WELCOME! To the School LAND Trust Website.
Below you will find a brief overview describing the program.
In 1894, shortly before Utah became a state, Congress created a land trust including one-ninth of the land of the state to support our public schools. Today, schools still have 3.3 million acres scattered around the state. These lands are held by the state as trustee for our public schools. The lands are managed by the School and Institutional Trust Lands Administration (SITLA). All net revenue is saved in the permanent State School Fund.
Under the Utah Enabling Act and the Utah Constitution, all net revenue is saved in the permanent State School Fund, which is currently over $1 billion. Investment of the permanent State School Fund is under the prudent direction of Richard Ellis, State Treasurer. Interest and dividend income is distributed by the School LAND Trust Program through districts and directly to each school. All capital gains are retained in the fund to grow the fund and its impact on schools.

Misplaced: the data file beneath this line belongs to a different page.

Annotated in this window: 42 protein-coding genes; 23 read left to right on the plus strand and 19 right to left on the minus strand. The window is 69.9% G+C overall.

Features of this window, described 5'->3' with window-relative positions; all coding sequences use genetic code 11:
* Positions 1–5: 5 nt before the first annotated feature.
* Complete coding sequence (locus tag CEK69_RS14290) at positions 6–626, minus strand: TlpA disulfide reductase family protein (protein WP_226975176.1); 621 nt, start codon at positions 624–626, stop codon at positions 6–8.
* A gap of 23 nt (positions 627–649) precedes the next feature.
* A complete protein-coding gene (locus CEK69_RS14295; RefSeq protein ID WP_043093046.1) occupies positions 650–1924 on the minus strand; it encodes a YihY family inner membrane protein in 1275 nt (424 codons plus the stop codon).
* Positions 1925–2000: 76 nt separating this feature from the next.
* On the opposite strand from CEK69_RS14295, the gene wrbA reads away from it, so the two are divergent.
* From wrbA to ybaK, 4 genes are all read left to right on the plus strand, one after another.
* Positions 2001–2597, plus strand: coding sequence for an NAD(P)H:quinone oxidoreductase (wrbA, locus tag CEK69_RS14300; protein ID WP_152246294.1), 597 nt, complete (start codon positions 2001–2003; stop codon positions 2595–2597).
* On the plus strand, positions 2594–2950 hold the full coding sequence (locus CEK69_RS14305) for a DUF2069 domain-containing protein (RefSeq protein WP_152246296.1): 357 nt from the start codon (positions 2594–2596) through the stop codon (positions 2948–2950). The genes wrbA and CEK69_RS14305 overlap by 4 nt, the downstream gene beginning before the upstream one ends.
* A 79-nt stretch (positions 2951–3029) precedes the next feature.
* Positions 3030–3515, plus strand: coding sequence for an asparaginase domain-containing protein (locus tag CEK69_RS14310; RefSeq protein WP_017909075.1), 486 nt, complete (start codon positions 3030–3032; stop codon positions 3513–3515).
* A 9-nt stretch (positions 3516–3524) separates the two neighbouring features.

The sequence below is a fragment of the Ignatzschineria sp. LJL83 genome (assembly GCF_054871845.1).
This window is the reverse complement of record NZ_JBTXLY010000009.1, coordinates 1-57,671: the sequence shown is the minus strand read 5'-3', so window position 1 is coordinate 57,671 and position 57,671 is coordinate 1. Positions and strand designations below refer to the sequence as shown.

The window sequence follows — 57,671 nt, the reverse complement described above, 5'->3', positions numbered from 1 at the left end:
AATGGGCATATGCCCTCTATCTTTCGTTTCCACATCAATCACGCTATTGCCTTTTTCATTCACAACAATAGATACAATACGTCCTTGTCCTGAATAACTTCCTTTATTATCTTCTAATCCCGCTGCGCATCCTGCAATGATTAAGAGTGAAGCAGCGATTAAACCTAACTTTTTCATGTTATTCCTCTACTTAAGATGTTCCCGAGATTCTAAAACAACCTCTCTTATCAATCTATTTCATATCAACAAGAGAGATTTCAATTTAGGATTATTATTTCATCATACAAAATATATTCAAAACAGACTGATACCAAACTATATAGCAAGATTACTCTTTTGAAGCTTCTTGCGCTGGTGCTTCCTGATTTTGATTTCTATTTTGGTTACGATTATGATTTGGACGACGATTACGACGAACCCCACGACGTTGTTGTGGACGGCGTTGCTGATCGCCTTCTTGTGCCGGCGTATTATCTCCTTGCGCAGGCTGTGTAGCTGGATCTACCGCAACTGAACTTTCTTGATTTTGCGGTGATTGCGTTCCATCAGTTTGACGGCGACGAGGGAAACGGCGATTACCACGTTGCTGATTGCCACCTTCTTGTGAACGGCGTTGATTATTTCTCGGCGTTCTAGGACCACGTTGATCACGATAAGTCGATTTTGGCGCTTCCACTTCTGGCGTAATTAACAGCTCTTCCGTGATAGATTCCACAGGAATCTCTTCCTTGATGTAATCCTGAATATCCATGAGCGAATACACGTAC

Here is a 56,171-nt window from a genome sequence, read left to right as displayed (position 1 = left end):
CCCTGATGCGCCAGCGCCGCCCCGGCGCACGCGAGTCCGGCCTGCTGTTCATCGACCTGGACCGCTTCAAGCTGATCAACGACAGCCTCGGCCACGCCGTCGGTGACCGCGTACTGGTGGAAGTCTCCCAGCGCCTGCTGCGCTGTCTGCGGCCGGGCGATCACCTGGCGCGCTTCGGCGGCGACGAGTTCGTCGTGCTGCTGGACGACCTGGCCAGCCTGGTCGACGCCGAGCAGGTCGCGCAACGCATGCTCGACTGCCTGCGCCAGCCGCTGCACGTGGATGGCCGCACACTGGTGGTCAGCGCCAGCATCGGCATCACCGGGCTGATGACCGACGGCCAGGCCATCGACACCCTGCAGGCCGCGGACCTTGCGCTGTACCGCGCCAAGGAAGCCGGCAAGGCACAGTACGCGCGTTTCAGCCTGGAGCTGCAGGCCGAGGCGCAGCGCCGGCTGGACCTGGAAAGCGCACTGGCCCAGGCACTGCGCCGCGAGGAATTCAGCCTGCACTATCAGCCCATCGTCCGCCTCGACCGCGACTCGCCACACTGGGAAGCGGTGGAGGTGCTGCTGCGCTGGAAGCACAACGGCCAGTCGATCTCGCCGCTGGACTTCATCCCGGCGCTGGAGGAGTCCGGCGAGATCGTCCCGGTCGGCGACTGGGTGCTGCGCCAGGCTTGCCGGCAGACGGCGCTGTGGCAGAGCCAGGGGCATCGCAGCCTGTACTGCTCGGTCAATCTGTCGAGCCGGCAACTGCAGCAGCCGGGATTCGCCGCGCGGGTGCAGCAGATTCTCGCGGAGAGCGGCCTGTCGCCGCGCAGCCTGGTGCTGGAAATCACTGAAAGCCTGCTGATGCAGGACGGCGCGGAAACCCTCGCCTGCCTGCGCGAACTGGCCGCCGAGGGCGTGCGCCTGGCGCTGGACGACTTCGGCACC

The School LAND Trust program brings tens of millions of dollars annually to academic programs in public schools across Utah. These funds are the only discretionary funds many schools receive. The program runs entirely from this web site. Each school elects a school community council consisting of parents, teachers, and the principal. Councils carefully study their school test scores, decide which areas they want to improve, and develop a School Improvement Plan. From that plan, a council chooses one or more academic areas on which to focus its annual trust dividend from the School LAND Trust program to improve student performance. Councils set measurable goals with a plan to achieve the goals and submit the plan on-line. Their local school board will approve the plan or may ask for revisions before approval. Funds are only distributed to schools with approved plans.